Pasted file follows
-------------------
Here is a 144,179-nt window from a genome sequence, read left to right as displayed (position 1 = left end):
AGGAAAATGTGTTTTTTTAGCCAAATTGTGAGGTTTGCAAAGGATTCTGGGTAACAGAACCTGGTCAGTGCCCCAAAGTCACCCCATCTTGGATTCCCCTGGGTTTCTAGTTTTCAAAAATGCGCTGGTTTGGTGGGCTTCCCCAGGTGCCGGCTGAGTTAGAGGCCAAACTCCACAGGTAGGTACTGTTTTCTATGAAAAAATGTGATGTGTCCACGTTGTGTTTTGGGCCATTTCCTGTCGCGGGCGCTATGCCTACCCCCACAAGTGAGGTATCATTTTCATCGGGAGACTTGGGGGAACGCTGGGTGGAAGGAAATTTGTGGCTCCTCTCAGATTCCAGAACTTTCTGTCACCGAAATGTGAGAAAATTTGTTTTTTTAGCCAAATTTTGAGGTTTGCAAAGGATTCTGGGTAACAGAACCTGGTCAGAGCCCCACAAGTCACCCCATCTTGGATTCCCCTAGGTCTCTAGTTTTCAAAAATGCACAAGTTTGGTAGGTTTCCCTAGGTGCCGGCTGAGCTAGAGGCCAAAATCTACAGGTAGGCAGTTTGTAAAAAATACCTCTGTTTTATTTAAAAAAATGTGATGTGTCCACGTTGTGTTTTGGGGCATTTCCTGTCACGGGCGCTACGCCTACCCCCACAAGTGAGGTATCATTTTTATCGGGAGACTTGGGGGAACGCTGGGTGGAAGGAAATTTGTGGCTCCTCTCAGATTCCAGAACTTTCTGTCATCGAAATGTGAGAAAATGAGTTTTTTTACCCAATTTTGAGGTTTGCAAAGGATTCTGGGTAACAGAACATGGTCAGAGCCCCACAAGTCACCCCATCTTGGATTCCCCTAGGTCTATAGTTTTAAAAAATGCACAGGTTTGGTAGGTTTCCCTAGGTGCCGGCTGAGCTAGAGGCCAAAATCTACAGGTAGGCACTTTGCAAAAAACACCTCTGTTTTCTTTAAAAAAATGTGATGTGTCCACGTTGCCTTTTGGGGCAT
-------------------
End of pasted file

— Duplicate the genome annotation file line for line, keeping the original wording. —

Here is a 144,179-nt window from a genome sequence, read left to right as displayed (position 1 = left end):
AGGAAAATGTGTTTTTTTAGCCAAATTGTGAGGTTTGCAAAGGATTCTGGGTAACAGAACCTGGTCAGTGCCCCAAAGTCACCCCATCTTGGATTCCCCTGGGTTTCTAGTTTTCAAAAATGCGCTGGTTTGGTGGGCTTCCCCAGGTGCCGGCTGAGTTAGAGGCCAAACTCCACAGGTAGGTACTGTTTTCTATGAAAAAATGTGATGTGTCCACGTTGTGTTTTGGGCCATTTCCTGTCGCGGGCGCTATGCCTACCCCCACAAGTGAGGTATCATTTTCATCGGGAGACTTGGGGGAACGCTGGGTGGAAGGAAATTTGTGGCTCCTCTCAGATTCCAGAACTTTCTGTCACCGAAATGTGAGAAAATTTGTTTTTTTAGCCAAATTTTGAGGTTTGCAAAGGATTCTGGGTAACAGAACCTGGTCAGAGCCCCACAAGTCACCCCATCTTGGATTCCCCTAGGTCTCTAGTTTTCAAAAATGCACAAGTTTGGTAGGTTTCCCTAGGTGCCGGCTGAGCTAGAGGCCAAAATCTACAGGTAGGCAGTTTGTAAAAAATACCTCTGTTTTATTTAAAAAAATGTGATGTGTCCACGTTGTGTTTTGGGGCATTTCCTGTCACGGGCGCTACGCCTACCCCCACAAGTGAGGTATCATTTTTATCGGGAGACTTGGGGGAACGCTGGGTGGAAGGAAATTTGTGGCTCCTCTCAGATTCCAGAACTTTCTGTCATCGAAATGTGAGAAAATGAGTTTTTTTACCCAATTTTGAGGTTTGCAAAGGATTCTGGGTAACAGAACATGGTCAGAGCCCCACAAGTCACCCCATCTTGGATTCCCCTAGGTCTATAGTTTTAAAAAATGCACAGGTTTGGTAGGTTTCCCTAGGTGCCGGCTGAGCTAGAGGCCAAAATCTACAGGTAGGCACTTTGCAAAAAACACCTCTGTTTTCTTTAAAAAAATGTGATGTGTCCACGTTGCCTTTTGGGGCAT